Businesses are rapidly making and modifying strategies in order to keep up with the ongoing competitions in the market. Every business wants to stand out with a marketing campaign that specially targets their potential and existing customers.
You may design the finest of your campaigns by making assumptions, but the question is, “How will you exactly know what your customers are expecting from you?”
One of the best ways is to simply ask them.
Speaking in other terms, you can simply survey your customers or prospects and know what is going on in the real world. Surveys are nothing but a set a questionnaire that you send to your customers in order to collect the necessary data for your business.
The questions of your survey are specific to your business and requirements. However, surveys can be used for a variety of reasons. You may want to identify the scores of your customer satisfaction or make a decision regarding the appropriate positioning of your products in the market.
For example, if you are bringing an entirely new product to the market, you can conduct new research with the help of surveys.
Even surveys have to be carefully designed just like your emails. Deciding what you want to know from the customer might seem easy but creating a responsive survey can be a bit more complicated task. The purpose of your survey is to collect the required data from your audience.
A survey that is unplanned and thoughtlessly created becomes mere piece of trash. Nobody wants to put in efforts in something that is not benefitting them. So unless your surveys are visually attractive and sorted, your audience will not participate in it.
If you want to design a response gathering survey, we bring the best practises that you need to know and start working on them right now.
You need to decide the fate of your survey data. Think of basic questions like, “What am I going to use this data for?” or “Will this data give me the required solutions?” Listing down a clear picture of all the ways that you are going to use your data, will help you develop an initial draft of your survey. Ultimately, your questions depend on the type of answers you want from your survey.
Formatting your questions forms an important part of the survey. Consider for example, your purpose from the survey is to create infographics or charts. In cases like these, try to pull out as many numbers from the survey as you can because your charts will show figures like 8-10 rather than ‘better than previous year’ comparisons.
Similarly, if you are creating an annual report, try asking similar questions that you did last year. One thing you can do is to tweak them a bit to get a comparative results. I have seen people liking a comparative result more than a new one.
Image source: SurveyMonkey
A research conducted in the market reveals that survey that has an informal tone gathers more response than one with a formal tone.
Design a survey as if you are having a conversation with the customer as it helps in receiving more detailed answers from them. The most essential requirement is to incorporate the art of communication and make the customer feel casual with the survey. Try not to put additional burden on your customers by asking too many questions that might be unnecessary.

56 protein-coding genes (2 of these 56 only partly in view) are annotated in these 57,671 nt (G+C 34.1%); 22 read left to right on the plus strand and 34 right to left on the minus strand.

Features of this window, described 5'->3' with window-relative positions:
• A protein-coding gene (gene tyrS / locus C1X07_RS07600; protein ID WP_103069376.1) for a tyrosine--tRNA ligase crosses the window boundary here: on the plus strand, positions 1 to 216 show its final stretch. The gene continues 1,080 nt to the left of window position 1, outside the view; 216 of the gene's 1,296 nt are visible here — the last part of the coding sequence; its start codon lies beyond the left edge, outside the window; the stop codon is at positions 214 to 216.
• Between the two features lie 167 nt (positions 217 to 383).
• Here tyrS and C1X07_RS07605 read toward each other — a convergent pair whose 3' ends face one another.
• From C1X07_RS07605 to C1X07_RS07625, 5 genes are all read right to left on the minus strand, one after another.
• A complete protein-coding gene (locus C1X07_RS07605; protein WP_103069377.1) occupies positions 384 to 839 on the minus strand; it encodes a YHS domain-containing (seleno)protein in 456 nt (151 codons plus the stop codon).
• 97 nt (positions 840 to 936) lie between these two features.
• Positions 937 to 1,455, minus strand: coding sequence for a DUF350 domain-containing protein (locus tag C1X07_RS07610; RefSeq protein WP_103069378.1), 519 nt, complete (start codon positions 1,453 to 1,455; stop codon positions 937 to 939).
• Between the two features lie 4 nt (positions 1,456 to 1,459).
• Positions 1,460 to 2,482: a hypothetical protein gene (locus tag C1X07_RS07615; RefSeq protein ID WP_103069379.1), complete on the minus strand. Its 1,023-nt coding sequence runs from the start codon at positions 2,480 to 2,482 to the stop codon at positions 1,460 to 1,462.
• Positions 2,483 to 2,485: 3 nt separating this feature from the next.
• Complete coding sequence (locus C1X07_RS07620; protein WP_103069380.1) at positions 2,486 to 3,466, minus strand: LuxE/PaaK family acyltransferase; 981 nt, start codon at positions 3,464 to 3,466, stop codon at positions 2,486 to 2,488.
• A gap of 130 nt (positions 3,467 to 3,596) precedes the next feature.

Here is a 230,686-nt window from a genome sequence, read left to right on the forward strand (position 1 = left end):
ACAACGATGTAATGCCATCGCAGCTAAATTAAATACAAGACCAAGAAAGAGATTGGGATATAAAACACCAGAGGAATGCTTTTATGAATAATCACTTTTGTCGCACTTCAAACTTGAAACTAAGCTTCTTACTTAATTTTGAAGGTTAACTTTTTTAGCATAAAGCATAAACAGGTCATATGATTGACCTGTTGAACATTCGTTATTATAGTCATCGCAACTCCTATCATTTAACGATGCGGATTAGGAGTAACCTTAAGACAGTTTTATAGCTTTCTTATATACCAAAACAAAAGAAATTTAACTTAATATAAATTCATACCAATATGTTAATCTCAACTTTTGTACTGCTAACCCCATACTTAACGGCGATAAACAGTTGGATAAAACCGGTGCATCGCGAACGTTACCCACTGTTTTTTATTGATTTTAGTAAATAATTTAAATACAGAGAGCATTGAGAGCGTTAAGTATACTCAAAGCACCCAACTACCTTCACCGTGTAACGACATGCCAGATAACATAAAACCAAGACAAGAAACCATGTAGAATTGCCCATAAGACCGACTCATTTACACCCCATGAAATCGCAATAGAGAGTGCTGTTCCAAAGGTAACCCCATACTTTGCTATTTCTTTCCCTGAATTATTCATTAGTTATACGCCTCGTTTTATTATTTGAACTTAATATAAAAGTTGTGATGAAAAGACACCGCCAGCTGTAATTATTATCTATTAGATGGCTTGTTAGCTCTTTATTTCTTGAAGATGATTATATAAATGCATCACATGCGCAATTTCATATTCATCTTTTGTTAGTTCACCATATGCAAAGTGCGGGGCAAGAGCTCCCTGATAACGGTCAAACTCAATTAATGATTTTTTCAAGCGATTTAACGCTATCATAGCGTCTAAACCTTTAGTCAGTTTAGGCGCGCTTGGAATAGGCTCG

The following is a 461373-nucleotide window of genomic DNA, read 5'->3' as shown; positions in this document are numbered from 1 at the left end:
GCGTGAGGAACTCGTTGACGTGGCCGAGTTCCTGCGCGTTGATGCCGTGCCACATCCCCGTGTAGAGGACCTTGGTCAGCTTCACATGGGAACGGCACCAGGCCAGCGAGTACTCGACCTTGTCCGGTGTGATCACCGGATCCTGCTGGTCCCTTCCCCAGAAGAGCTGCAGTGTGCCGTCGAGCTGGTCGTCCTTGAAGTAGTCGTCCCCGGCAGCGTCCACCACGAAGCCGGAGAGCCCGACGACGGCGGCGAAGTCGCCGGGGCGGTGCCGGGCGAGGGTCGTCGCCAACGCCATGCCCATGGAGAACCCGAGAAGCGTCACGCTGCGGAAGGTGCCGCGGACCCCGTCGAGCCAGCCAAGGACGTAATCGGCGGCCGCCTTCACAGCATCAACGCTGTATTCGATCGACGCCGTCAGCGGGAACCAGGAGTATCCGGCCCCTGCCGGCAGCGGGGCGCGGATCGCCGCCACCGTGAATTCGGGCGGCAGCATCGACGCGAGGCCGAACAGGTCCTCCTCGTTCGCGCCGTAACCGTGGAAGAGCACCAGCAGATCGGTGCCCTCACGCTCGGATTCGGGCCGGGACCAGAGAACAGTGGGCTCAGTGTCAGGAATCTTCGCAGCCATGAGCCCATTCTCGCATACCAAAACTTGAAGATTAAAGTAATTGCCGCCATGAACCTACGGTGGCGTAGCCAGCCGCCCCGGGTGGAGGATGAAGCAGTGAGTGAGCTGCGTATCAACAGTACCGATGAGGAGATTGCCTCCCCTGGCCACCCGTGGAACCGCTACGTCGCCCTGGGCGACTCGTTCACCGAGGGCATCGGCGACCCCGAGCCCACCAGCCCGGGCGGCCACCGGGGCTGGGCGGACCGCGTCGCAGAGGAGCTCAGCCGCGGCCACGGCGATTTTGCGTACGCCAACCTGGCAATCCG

It is beneficial to provide a brief background before asking a question. Too many questions can make the customer feel fatigued, which is why it is advised to keep the environment of the survey comfortable.
Instead of asking too many subjective questions, give options. Long answers might not compel the customer or prospect to answer your survey, while just marking one of the options provided, seems a quick and easy approach.
For example, provide a rapid Yes or No answer selection in your survey. This is an evergreen trick to engage attraction that never fails.
Image source: The Tory Party
Another way is to provide a rating scale. The lowest score on the rating scale indicates ‘strongly disagree’ while the highest score tells ‘strongly agree’. Try to use a standard scale as such 1-10 or 1-6. In case you have your own scale, don’t forget to mention it clearly and distinctly in your survey. Most of the companies consider it a great strategy to include rating scales. These scales can also be used to gather feedbacks of your products in an easy manner.
Image source: SurveyGizmo
Market analysts suggest that there is a sharp drop in responses as the length of the survey increases. If your survey takes more than 5-7 minutes, be ready to expect considerable drop of responses from your audience.
Try to keep your survey as short as possible. The advised time duration roughly makes up 30 questions. One way to know if your survey is getting lengthy is to test it in your business departments. Make sure that an average person takes not more than 10 minutes to answer your complete survey.
When you have too many things to ask your customers, make sure you compensate them well for their time. I’ve seen famous brands offering a chance to win an iPad or $500 or other goodies in return for the time their customers spend in answering the survey.
Image source: PrizeRebel
Creating a responsive survey requires complete dedication and analysis of your requirements. It thus becomes important to place your questions in a correct order and send it to your customers in a presentable format. Design a survey with the clarity of language and appropriate branching. And don’t forget to thank your customer for their precious time.